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Possessed Peruvian Doll Seems to Talk With No Batteries

What is it with Peru and possessed dolls? Last month, a family in El Callao revealed it has been tormented and physically tortured for years by a possessed doll that they can’t bear to get rid of because it was a gift from a deceased relative. This week, a video appeared on the Internet of what looks like a talking doll in Cusco that keeps up her conversation even after her batteries are removed. Haunted or hoaxed?

The short video is interesting because it was allegedly taken in Cusco, an ancient city with a history of mystery and plenty of possible sources of ghosts or demons. It dates back to 900 CE to the Killke people, who were replaced by the Incas, who were conquered by the Spanish and their diseases, who were then invaded by … aliens? In late 2016, what looked like a tiny elongated skull and a large three-fingered hand were reportedly discovered in Cusco.

Is the doll in the video possessed by ghosts or demons related to the Killke, the Incas, the Spanish or aliens? Is it actually possessed? The toy looks normal and none of the observers appear to be frightened or offended by what she’s saying (no translation was available). There is an obvious mood of surprise when the battery compartment is opened and shown to be empty while the doll continues to talk, blink and move its head.

It says a lot about Peruvians that no one at this point tore the doll apart and looked for hidden batteries. Are they just respectful of the property of others or were they actually afraid the doll was really possessed? No one threw the doll into a trash can and set it on fire. No one took it to a church and drowned it in holy water. No one even put it next to a male doll to see what it would do. Peruvians are too nice for that.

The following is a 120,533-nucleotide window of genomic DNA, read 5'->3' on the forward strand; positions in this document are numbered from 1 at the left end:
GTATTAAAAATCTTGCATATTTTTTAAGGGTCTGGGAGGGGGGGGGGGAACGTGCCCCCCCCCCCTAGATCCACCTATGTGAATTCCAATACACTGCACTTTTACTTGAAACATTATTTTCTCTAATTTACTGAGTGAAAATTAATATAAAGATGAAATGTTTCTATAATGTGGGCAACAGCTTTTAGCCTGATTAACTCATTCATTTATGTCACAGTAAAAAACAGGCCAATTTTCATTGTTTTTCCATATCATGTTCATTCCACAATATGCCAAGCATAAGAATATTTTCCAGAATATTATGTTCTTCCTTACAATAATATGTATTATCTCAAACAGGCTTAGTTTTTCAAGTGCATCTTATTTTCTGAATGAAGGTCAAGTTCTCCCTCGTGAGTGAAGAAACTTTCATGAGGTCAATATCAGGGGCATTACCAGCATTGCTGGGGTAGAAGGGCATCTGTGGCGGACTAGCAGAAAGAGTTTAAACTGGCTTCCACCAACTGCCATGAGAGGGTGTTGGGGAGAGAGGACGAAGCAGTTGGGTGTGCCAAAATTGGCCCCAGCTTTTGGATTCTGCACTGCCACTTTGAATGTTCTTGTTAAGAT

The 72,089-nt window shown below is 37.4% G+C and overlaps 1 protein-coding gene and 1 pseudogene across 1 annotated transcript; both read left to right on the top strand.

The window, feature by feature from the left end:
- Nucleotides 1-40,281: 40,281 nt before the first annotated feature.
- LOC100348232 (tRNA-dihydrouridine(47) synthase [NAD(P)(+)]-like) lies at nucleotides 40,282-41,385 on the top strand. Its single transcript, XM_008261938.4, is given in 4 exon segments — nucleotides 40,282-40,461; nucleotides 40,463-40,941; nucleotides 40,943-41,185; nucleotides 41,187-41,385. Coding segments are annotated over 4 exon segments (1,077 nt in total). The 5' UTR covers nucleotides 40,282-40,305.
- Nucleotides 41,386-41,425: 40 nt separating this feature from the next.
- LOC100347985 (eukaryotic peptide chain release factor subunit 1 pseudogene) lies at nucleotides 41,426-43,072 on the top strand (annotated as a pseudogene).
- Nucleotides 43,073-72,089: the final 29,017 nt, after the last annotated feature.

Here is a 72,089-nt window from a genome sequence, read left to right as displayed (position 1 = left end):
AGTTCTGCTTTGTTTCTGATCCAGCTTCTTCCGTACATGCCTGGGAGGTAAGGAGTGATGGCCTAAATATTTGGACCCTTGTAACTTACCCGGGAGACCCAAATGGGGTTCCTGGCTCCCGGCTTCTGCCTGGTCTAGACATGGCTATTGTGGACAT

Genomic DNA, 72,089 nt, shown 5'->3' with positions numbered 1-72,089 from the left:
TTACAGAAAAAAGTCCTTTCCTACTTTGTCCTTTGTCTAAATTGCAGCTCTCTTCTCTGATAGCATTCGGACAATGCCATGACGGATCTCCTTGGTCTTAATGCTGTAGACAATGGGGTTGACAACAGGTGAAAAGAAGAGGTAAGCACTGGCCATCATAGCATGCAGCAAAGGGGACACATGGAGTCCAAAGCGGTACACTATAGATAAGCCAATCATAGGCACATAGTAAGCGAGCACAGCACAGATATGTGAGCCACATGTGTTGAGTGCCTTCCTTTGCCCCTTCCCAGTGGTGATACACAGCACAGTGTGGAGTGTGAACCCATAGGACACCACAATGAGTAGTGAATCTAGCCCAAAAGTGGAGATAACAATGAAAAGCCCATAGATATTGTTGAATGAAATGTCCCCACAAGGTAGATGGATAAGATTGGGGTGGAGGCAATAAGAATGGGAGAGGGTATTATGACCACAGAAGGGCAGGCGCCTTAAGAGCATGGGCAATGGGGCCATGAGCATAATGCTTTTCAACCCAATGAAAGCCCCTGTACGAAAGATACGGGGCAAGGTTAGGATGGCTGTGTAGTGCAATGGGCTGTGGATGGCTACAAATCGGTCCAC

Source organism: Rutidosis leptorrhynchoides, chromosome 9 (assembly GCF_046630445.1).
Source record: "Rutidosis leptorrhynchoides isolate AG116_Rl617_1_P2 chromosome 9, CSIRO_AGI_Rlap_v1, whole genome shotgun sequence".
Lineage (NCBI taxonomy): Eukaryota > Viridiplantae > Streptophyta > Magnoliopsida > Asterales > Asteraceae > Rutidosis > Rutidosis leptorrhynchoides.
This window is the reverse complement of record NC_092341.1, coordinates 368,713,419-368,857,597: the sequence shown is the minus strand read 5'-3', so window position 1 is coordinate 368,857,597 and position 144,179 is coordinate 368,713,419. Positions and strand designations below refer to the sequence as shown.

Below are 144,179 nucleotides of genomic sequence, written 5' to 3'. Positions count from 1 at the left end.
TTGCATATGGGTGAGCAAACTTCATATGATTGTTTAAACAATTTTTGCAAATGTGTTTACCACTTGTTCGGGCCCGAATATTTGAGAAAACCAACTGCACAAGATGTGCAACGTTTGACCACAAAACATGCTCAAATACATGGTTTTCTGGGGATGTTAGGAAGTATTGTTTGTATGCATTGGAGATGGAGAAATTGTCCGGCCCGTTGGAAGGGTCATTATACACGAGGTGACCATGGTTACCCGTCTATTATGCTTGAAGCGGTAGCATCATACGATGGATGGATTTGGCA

So, based on the short video, it would appear this possessed doll was a trick or hoax. Except … it’s the second possessed doll story from Peru in a month. Could something else be going on? Perhaps Peruvians have heard about the market on eBay for possessed dolls. This could be the boost a sagging economy needs. Or maybe the Peruvian film industry is trying to attract more ‘Chucky’-style movie makers to the country — tax breaks aren’t the only way to do this.

For now, it’s probably best for Cusco residents to keep a safe distance between them and alleged possessed dolls and don’t purchase it no matter what the doll or the owner promises.

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Paul Seaburn Paul Seaburn is one of the most prolific writers at Mysterious Universe. He’s written for TV shows such as “The Tonight Show”, “Politically Incorrect” and an award-winning children’s program. He’s been published in “The New York Times” and “Huffington Post” and has co-authored numerous collections of trivia, puzzles and humor. Paul likes to add a bit of humor to each MU post he crafts. After all, the mysterious doesn’t always have to be serious.

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